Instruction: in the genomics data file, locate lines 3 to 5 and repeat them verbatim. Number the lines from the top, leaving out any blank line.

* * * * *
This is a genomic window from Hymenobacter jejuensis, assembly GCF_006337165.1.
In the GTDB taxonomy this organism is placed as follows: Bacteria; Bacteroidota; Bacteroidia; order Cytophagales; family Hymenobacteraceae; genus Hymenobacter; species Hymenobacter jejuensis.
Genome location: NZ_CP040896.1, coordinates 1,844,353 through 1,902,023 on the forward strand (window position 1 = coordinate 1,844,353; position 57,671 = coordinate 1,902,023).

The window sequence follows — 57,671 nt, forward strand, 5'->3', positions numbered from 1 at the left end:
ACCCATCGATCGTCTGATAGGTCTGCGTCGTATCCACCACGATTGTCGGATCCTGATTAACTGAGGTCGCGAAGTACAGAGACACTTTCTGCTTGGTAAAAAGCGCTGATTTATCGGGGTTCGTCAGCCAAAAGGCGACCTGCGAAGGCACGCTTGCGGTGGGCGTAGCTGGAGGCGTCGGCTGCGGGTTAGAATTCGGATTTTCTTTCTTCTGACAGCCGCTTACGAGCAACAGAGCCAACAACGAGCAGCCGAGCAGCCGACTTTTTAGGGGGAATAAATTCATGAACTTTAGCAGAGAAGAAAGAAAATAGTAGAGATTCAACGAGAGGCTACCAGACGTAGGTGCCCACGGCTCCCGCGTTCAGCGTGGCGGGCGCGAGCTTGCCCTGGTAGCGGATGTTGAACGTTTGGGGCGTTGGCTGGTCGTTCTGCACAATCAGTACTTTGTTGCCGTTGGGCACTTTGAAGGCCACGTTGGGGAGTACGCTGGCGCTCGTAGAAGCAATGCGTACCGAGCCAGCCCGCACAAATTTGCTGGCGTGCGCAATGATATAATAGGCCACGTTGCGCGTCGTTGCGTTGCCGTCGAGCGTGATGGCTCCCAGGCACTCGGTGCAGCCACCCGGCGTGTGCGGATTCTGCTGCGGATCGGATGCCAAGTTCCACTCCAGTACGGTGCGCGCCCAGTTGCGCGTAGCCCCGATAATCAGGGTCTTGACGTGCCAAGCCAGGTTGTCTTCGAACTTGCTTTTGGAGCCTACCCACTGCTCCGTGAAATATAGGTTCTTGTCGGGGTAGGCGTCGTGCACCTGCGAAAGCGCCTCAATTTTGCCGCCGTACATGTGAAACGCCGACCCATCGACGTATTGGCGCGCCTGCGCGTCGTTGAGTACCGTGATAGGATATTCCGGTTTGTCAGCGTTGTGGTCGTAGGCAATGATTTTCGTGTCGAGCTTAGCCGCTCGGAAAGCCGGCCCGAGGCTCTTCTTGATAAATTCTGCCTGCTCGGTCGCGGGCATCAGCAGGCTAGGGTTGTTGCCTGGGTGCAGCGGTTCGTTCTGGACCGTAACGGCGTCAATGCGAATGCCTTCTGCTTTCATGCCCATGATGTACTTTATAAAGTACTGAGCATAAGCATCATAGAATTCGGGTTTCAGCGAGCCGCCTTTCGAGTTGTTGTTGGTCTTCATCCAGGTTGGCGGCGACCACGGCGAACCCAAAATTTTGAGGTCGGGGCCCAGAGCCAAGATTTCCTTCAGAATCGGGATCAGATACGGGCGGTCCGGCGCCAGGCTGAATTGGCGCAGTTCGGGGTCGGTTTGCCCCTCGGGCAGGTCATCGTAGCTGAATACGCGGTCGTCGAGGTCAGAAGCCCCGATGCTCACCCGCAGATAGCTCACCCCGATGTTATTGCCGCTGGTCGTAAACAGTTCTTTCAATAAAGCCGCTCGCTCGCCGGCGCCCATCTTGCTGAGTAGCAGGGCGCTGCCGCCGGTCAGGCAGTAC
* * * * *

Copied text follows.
Genome location: NZ_CP040896.1, coordinates 1,844,353 through 1,902,023 on the forward strand (window position 1 = coordinate 1,844,353; position 57,671 = coordinate 1,902,023).

The window sequence follows — 57,671 nt, forward strand, 5'->3', positions numbered from 1 at the left end:
ACCCATCGATCGTCTGATAGGTCTGCGTCGTATCCACCACGATTGTCGGATCCTGATTAACTGAGGTCGCGAAGTACAGAGACACTTTCTGCTTGGTAAAAAGCGCTGATTTATCGGGGTTCGTCAGCCAAAAGGCGACCTGCGAAGGCACGCTTGCGGTGGGCGTAGCTGGAGGCGTCGGCTGCGGGTTAGAATTCGGATTTTCTTTCTTCTGACAGCCGCTTACGAGCAACAGAGCCAACAACGAGCAGCCGAGCAGCCGACTTTTTAGGGGGAATAAATTCATGAACTTTAGCAGAGAAGAAAGAAAATAGTAGAGATTCAACGAGAGGCTACCAGACGTAGGTGCCCACGGCTCCCGCGTTCAGCGTGGCGGGCGCGAGCTTGCCCTGGTAGCGGATGTTGAACGTTTGGGGCGTTGGCTGGTCGTTCTGCACAATCAGTACTTTGTTGCCGTTGGGCACTTTGAAGGCCACGTTGGGGAGTACGCTGGCGCTCGTAGAAGCAATGCGTACCGAGCCAGCCCGCACAAATTTGCTGGCGTGCGCAATGATATAATAGGCCACGTTGCGCGTCGTTGCGTTGCCGTCGAGCGTGATGGCTCCCAGGCACTCGGTGCAGCCACCCGGCGTGTGCGGATTCTGCTGCGGATCGGATGCCAAGTTCCACTCCAGTACGGTGCGCGCCCAGTTGCGCGTAGCCCCGATAATCAGGGTCTTGACGTGCCAAGCCAGGTTGTCTTCGAACTTGCTTTTGGAGCCTACCCACTGCTCCGTGAAATATAGGTTCTTGTCGGGGTAGGCGTCGTGCACCTGCGAAAGCGCCTCAATTTTGCCGCCGTACATGTGAAACGCCGACCCATCGACGTATTGGCGCGCCTGCGCGTCGTTGAGTACCGTGATAGGATATTCCGGTTTGTCAGCGTTGTGGTCGTAGGCAATGATTTTCGTGTCGAGCTTAGCCGCTCGGAAAGCCGGCCCGAGGCTCTTCTTGATAAATTCTGCCTGCTCGGTCGCGGGCATCAGCAGGCTAGGGTTGTTGCCTGGGTGCAGCGGTTCGTTCTGGACCGTAACGGCGTCAATGCGAATGCCTTCTGCTTTCATGCCCATGATGTACTTTATAAAGTACTGAGCATAAGCATCATAGAATTCGGGTTTCAGCGAGCCGCCTTTCGAGTTGTTGTTGGTCTTCATCCAGGTTGGCGGCGACCACGGCGAACCCAAAATTTTGAGGTCGGGGCCCAGAGCCAAGATTTCCTTCAGAATCGGGATCAGATACGGGCGGTCCGGCGCCAGGCTGAATTGGCGCAGTTCGGGGTCGGTTTGCCCCTCGGGCAGGTCATCGTAGCTGAATACGCGGTCGTCGAGGTCAGAAGCCCCGATGCTCACCCGCAGATAGCTCACCCCGATGTTATTGCCGCTGGTCGTAAACAGTTCTTTCAATAAAGCCGCTCGCTCGCCGGCGCCCATCTTGCTGAGTAGCAGGGCGCTGCCGCCGGTCAGGCAGTAC